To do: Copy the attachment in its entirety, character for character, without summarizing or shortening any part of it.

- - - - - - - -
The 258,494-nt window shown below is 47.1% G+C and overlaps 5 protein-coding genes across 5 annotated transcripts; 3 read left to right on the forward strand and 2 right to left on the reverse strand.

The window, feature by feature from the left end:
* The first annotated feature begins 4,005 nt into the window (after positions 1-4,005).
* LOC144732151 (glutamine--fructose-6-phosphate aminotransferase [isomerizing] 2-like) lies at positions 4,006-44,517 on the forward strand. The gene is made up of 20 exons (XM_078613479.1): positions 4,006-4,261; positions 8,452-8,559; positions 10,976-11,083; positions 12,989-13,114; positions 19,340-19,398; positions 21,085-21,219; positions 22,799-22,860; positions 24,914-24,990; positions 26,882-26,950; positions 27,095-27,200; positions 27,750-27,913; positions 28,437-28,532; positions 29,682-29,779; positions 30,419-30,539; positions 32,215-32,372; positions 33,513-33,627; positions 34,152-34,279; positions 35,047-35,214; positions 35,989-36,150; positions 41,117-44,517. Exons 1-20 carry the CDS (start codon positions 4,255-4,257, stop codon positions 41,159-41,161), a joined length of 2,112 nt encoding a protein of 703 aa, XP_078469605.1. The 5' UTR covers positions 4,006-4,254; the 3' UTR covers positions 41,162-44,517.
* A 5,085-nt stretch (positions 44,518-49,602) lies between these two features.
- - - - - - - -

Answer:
The 258,494-nt window shown below is 47.1% G+C and overlaps 5 protein-coding genes across 5 annotated transcripts; 3 read left to right on the forward strand and 2 right to left on the reverse strand.

The window, feature by feature from the left end:
* The first annotated feature begins 4,005 nt into the window (after positions 1-4,005).
* LOC144732151 (glutamine--fructose-6-phosphate aminotransferase [isomerizing] 2-like) lies at positions 4,006-44,517 on the forward strand. The gene is made up of 20 exons (XM_078613479.1): positions 4,006-4,261; positions 8,452-8,559; positions 10,976-11,083; positions 12,989-13,114; positions 19,340-19,398; positions 21,085-21,219; positions 22,799-22,860; positions 24,914-24,990; positions 26,882-26,950; positions 27,095-27,200; positions 27,750-27,913; positions 28,437-28,532; positions 29,682-29,779; positions 30,419-30,539; positions 32,215-32,372; positions 33,513-33,627; positions 34,152-34,279; positions 35,047-35,214; positions 35,989-36,150; positions 41,117-44,517. Exons 1-20 carry the CDS (start codon positions 4,255-4,257, stop codon positions 41,159-41,161), a joined length of 2,112 nt encoding a protein of 703 aa, XP_078469605.1. The 5' UTR covers positions 4,006-4,254; the 3' UTR covers positions 41,162-44,517.
* A 5,085-nt stretch (positions 44,518-49,602) lies between these two features.